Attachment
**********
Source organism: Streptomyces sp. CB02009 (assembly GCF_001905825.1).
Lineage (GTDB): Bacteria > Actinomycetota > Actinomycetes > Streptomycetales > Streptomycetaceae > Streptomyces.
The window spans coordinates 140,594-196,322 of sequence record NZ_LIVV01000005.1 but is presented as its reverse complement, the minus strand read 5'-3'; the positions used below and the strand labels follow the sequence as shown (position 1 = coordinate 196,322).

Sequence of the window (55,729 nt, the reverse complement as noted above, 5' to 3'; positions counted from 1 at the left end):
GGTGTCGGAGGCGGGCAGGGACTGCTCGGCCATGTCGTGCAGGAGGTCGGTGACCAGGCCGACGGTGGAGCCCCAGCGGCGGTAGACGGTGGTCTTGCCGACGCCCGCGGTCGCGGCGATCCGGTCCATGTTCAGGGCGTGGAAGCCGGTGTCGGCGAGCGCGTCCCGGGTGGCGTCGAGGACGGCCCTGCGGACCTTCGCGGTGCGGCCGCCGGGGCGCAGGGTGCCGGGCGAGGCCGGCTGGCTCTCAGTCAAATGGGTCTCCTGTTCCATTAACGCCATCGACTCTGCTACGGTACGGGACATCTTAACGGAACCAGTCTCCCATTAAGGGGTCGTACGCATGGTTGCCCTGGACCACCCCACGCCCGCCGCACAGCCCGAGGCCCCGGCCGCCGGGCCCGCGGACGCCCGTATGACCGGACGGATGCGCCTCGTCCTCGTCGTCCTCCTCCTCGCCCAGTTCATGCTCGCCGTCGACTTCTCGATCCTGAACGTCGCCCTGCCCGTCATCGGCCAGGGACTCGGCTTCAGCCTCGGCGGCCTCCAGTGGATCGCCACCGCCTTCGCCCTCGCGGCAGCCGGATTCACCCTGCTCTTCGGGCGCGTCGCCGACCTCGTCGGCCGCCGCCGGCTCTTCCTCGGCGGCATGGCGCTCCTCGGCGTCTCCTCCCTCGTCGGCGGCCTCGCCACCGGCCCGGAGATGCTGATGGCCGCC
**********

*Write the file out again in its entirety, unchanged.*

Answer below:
Source organism: Streptomyces sp. CB02009 (assembly GCF_001905825.1).
Lineage (GTDB): Bacteria > Actinomycetota > Actinomycetes > Streptomycetales > Streptomycetaceae > Streptomyces.
The window spans coordinates 140,594-196,322 of sequence record NZ_LIVV01000005.1 but is presented as its reverse complement, the minus strand read 5'-3'; the positions used below and the strand labels follow the sequence as shown (position 1 = coordinate 196,322).

Sequence of the window (55,729 nt, the reverse complement as noted above, 5' to 3'; positions counted from 1 at the left end):
GGTGTCGGAGGCGGGCAGGGACTGCTCGGCCATGTCGTGCAGGAGGTCGGTGACCAGGCCGACGGTGGAGCCCCAGCGGCGGTAGACGGTGGTCTTGCCGACGCCCGCGGTCGCGGCGATCCGGTCCATGTTCAGGGCGTGGAAGCCGGTGTCGGCGAGCGCGTCCCGGGTGGCGTCGAGGACGGCCCTGCGGACCTTCGCGGTGCGGCCGCCGGGGCGCAGGGTGCCGGGCGAGGCCGGCTGGCTCTCAGTCAAATGGGTCTCCTGTTCCATTAACGCCATCGACTCTGCTACGGTACGGGACATCTTAACGGAACCAGTCTCCCATTAAGGGGTCGTACGCATGGTTGCCCTGGACCACCCCACGCCCGCCGCACAGCCCGAGGCCCCGGCCGCCGGGCCCGCGGACGCCCGTATGACCGGACGGATGCGCCTCGTCCTCGTCGTCCTCCTCCTCGCCCAGTTCATGCTCGCCGTCGACTTCTCGATCCTGAACGTCGCCCTGCCCGTCATCGGCCAGGGACTCGGCTTCAGCCTCGGCGGCCTCCAGTGGATCGCCACCGCCTTCGCCCTCGCGGCAGCCGGATTCACCCTGCTCTTCGGGCGCGTCGCCGACCTCGTCGGCCGCCGCCGGCTCTTCCTCGGCGGCATGGCGCTCCTCGGCGTCTCCTCCCTCGTCGGCGGCCTCGCCACCGGCCCGGAGATGCTGATGGCCGCC